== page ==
Author(s): Lacombe M
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Abstract PURPOSE: The purpose of this study was to report our experience of surgical treatment of aortoiliac aneurysms in kidney transplant patients, to describe technical problems of this surgery, to evaluate its long-term outcome, and to discuss the place of endovascular repair. METHODS: Eighteen patients who had undergone renal transplantation 3 months to 23 years earlier (mean: 6 years) were operated on for an aortoiliac aneurysm. In 15 patients (83\%), no protective measure of the kidney was used. In seven patients, the reconstruction remained proximal to the renal artery whereas in 11 patients it required the reattachment of the artery to the prosthesis. RESULTS: There was no mortality after the operation. A moderate increase of blood creatinine occurred in all patients but by the end of the tenth postoperative day, all patients had regained renal function identical to the preoperative state. In the long-term follow-up, nine late deaths occurred, mainly due to myocardial infarct (N = 7), and chronic rejection led to hemodialysis in three patients. Six patients are alive with a functioning transplant. The follow-up ranges from 5 to 30 years. CONCLUSION: Open repair of aortoiliac aneurysms can be safely undertaken in renal transplant recipients without protection of the transplanted kidney. In the long-term follow-up, these patients are exposed to complications of general arteriosclerosis and to rejection of their transplanted kidney. Aortic aneurysms following kidney transplantation are likely to become more frequent in the future due to extension of renal transplantation to older and severely arteriosclerotic patients.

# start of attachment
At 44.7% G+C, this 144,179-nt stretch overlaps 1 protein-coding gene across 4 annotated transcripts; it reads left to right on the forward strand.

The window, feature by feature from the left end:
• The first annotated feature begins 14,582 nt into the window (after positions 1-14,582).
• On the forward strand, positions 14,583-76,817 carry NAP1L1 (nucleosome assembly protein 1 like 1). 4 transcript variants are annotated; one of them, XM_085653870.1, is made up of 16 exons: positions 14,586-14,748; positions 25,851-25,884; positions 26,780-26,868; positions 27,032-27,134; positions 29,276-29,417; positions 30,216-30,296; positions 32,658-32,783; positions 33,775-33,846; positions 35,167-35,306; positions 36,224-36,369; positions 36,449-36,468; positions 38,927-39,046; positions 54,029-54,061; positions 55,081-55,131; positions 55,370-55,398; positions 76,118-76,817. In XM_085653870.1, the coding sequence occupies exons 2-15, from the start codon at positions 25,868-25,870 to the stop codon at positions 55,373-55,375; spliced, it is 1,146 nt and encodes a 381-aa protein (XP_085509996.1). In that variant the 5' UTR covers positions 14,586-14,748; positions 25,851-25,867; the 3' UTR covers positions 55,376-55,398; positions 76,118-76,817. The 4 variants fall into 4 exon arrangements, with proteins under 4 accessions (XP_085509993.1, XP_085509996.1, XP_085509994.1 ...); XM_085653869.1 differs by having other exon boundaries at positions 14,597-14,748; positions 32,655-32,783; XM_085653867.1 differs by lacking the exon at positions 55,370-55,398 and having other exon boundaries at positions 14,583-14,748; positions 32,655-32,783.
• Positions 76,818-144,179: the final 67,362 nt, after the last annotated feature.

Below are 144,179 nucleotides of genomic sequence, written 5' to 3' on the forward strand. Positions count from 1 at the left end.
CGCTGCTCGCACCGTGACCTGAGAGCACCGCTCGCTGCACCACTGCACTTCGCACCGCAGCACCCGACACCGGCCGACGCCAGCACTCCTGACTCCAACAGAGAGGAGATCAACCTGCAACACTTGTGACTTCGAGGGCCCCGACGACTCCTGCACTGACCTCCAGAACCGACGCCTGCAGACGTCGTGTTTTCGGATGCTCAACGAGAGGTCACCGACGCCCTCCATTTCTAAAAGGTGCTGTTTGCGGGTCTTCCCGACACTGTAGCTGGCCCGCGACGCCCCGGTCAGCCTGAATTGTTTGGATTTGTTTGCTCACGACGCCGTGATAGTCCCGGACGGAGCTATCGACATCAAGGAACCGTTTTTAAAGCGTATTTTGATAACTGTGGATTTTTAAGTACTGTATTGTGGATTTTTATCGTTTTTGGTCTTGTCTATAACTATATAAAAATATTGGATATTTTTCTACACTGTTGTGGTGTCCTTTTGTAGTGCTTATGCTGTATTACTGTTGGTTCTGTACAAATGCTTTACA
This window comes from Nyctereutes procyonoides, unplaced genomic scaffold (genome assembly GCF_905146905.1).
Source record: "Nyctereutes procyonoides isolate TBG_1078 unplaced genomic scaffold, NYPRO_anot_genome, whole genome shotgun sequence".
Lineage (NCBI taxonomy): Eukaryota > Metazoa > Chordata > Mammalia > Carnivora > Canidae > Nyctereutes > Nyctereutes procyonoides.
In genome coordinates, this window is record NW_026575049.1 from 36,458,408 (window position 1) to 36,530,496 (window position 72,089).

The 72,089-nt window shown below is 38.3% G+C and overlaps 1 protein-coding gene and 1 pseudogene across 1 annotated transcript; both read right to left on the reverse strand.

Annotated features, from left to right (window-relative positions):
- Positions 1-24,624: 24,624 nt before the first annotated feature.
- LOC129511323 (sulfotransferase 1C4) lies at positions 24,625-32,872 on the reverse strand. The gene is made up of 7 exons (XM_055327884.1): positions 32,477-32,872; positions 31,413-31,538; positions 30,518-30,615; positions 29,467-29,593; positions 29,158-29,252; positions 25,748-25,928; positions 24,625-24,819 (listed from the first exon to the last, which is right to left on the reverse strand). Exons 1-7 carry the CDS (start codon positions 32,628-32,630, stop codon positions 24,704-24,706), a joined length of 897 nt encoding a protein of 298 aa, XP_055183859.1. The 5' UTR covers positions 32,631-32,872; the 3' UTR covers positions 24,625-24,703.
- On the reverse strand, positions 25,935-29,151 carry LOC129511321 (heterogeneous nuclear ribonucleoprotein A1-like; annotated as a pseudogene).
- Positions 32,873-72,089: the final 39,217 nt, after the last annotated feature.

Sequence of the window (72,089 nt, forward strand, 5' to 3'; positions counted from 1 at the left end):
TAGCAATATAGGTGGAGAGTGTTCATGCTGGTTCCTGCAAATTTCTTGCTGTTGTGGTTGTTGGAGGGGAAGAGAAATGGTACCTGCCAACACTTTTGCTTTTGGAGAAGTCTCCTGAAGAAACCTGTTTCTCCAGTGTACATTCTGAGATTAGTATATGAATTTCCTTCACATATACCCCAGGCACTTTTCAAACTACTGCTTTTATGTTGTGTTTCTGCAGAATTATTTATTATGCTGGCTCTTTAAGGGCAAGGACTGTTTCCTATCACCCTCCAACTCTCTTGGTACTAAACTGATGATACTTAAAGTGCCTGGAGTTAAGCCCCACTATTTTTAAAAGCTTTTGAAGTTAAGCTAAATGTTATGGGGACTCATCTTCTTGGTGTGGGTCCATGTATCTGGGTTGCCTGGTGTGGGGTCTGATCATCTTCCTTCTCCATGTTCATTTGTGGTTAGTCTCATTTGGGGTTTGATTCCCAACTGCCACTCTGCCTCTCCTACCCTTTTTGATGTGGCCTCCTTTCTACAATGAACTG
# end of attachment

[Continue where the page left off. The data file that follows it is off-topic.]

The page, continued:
This article was published in J Vasc Surg
and referenced in Journal of Transplantation Technologies & Research